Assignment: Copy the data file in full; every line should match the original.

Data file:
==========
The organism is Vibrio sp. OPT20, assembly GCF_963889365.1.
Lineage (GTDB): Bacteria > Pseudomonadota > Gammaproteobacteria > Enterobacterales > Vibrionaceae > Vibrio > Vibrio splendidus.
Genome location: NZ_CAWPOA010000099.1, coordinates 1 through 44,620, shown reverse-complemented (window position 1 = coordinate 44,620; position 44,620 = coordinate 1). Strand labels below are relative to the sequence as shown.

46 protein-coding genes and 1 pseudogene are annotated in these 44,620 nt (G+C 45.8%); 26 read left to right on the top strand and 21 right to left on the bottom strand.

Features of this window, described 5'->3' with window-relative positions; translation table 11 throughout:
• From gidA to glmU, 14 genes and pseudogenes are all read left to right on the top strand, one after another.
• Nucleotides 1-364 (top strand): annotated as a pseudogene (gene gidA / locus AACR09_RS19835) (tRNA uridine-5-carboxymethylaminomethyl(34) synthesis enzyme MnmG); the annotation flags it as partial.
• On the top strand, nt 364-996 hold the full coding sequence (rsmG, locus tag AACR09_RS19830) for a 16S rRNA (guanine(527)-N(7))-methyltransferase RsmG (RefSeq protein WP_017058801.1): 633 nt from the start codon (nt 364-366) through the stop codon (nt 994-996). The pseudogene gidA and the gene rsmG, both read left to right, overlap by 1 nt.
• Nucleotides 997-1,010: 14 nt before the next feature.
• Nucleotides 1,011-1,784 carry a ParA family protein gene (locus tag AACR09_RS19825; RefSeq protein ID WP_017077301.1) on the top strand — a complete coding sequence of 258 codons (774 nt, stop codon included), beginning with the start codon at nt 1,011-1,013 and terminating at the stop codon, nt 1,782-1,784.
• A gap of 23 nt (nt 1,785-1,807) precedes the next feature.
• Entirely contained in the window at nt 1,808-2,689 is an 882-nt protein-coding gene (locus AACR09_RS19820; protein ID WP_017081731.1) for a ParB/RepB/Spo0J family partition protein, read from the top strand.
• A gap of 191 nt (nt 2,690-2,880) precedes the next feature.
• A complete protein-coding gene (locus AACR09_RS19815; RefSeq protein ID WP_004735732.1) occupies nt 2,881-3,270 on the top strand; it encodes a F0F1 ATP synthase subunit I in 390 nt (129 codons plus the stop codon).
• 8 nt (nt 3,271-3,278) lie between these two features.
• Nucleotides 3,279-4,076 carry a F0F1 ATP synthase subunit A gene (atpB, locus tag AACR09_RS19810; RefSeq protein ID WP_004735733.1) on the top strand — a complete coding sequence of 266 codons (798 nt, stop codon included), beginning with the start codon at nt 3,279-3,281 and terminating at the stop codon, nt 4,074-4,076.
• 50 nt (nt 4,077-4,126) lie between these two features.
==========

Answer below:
The organism is Vibrio sp. OPT20, assembly GCF_963889365.1.
Lineage (GTDB): Bacteria > Pseudomonadota > Gammaproteobacteria > Enterobacterales > Vibrionaceae > Vibrio > Vibrio splendidus.
Genome location: NZ_CAWPOA010000099.1, coordinates 1 through 44,620, shown reverse-complemented (window position 1 = coordinate 44,620; position 44,620 = coordinate 1). Strand labels below are relative to the sequence as shown.

46 protein-coding genes and 1 pseudogene are annotated in these 44,620 nt (G+C 45.8%); 26 read left to right on the top strand and 21 right to left on the bottom strand.

Features of this window, described 5'->3' with window-relative positions; translation table 11 throughout:
• From gidA to glmU, 14 genes and pseudogenes are all read left to right on the top strand, one after another.
• Nucleotides 1-364 (top strand): annotated as a pseudogene (gene gidA / locus AACR09_RS19835) (tRNA uridine-5-carboxymethylaminomethyl(34) synthesis enzyme MnmG); the annotation flags it as partial.
• On the top strand, nt 364-996 hold the full coding sequence (rsmG, locus tag AACR09_RS19830) for a 16S rRNA (guanine(527)-N(7))-methyltransferase RsmG (RefSeq protein WP_017058801.1): 633 nt from the start codon (nt 364-366) through the stop codon (nt 994-996). The pseudogene gidA and the gene rsmG, both read left to right, overlap by 1 nt.
• Nucleotides 997-1,010: 14 nt before the next feature.
• Nucleotides 1,011-1,784 carry a ParA family protein gene (locus tag AACR09_RS19825; RefSeq protein ID WP_017077301.1) on the top strand — a complete coding sequence of 258 codons (774 nt, stop codon included), beginning with the start codon at nt 1,011-1,013 and terminating at the stop codon, nt 1,782-1,784.
• A gap of 23 nt (nt 1,785-1,807) precedes the next feature.
• Entirely contained in the window at nt 1,808-2,689 is an 882-nt protein-coding gene (locus AACR09_RS19820; protein ID WP_017081731.1) for a ParB/RepB/Spo0J family partition protein, read from the top strand.
• A gap of 191 nt (nt 2,690-2,880) precedes the next feature.
• A complete protein-coding gene (locus AACR09_RS19815; RefSeq protein ID WP_004735732.1) occupies nt 2,881-3,270 on the top strand; it encodes a F0F1 ATP synthase subunit I in 390 nt (129 codons plus the stop codon).
• 8 nt (nt 3,271-3,278) lie between these two features.
• Nucleotides 3,279-4,076 carry a F0F1 ATP synthase subunit A gene (atpB, locus tag AACR09_RS19810; RefSeq protein ID WP_004735733.1) on the top strand — a complete coding sequence of 266 codons (798 nt, stop codon included), beginning with the start codon at nt 3,279-3,281 and terminating at the stop codon, nt 4,074-4,076.
• 50 nt (nt 4,077-4,126) lie between these two features.